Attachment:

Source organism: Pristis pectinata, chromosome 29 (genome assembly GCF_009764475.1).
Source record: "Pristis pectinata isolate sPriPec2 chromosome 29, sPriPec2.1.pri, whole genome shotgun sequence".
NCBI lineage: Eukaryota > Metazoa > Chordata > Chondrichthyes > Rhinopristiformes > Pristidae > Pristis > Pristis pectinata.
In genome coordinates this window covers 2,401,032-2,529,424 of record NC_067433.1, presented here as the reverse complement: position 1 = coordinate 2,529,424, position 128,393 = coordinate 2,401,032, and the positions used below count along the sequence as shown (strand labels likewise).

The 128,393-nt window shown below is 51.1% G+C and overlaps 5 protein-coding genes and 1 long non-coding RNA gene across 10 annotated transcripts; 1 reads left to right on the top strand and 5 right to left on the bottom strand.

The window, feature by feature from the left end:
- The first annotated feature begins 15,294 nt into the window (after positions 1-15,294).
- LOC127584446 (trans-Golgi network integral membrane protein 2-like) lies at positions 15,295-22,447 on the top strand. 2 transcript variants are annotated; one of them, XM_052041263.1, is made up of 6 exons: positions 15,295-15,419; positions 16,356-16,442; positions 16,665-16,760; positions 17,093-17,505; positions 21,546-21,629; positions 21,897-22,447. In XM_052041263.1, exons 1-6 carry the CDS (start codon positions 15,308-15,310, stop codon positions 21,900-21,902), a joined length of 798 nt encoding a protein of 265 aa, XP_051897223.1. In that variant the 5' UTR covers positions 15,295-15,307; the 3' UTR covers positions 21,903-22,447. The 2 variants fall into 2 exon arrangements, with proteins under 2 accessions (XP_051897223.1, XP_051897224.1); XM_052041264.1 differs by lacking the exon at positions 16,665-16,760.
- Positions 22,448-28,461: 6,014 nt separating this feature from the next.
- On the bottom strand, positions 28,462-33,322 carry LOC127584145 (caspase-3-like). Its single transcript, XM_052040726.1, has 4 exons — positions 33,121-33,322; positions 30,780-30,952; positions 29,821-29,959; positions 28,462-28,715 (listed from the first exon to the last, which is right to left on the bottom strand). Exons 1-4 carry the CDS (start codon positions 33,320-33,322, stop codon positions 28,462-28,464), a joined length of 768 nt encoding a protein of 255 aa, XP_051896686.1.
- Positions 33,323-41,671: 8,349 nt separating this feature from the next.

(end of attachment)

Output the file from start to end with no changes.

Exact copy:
Source organism: Pristis pectinata, chromosome 29 (genome assembly GCF_009764475.1).
Source record: "Pristis pectinata isolate sPriPec2 chromosome 29, sPriPec2.1.pri, whole genome shotgun sequence".
NCBI lineage: Eukaryota > Metazoa > Chordata > Chondrichthyes > Rhinopristiformes > Pristidae > Pristis > Pristis pectinata.
In genome coordinates this window covers 2,401,032-2,529,424 of record NC_067433.1, presented here as the reverse complement: position 1 = coordinate 2,529,424, position 128,393 = coordinate 2,401,032, and the positions used below count along the sequence as shown (strand labels likewise).

The 128,393-nt window shown below is 51.1% G+C and overlaps 5 protein-coding genes and 1 long non-coding RNA gene across 10 annotated transcripts; 1 reads left to right on the top strand and 5 right to left on the bottom strand.

The window, feature by feature from the left end:
- The first annotated feature begins 15,294 nt into the window (after positions 1-15,294).
- LOC127584446 (trans-Golgi network integral membrane protein 2-like) lies at positions 15,295-22,447 on the top strand. 2 transcript variants are annotated; one of them, XM_052041263.1, is made up of 6 exons: positions 15,295-15,419; positions 16,356-16,442; positions 16,665-16,760; positions 17,093-17,505; positions 21,546-21,629; positions 21,897-22,447. In XM_052041263.1, exons 1-6 carry the CDS (start codon positions 15,308-15,310, stop codon positions 21,900-21,902), a joined length of 798 nt encoding a protein of 265 aa, XP_051897223.1. In that variant the 5' UTR covers positions 15,295-15,307; the 3' UTR covers positions 21,903-22,447. The 2 variants fall into 2 exon arrangements, with proteins under 2 accessions (XP_051897223.1, XP_051897224.1); XM_052041264.1 differs by lacking the exon at positions 16,665-16,760.
- Positions 22,448-28,461: 6,014 nt separating this feature from the next.
- On the bottom strand, positions 28,462-33,322 carry LOC127584145 (caspase-3-like). Its single transcript, XM_052040726.1, has 4 exons — positions 33,121-33,322; positions 30,780-30,952; positions 29,821-29,959; positions 28,462-28,715 (listed from the first exon to the last, which is right to left on the bottom strand). Exons 1-4 carry the CDS (start codon positions 33,320-33,322, stop codon positions 28,462-28,464), a joined length of 768 nt encoding a protein of 255 aa, XP_051896686.1.
- Positions 33,323-41,671: 8,349 nt separating this feature from the next.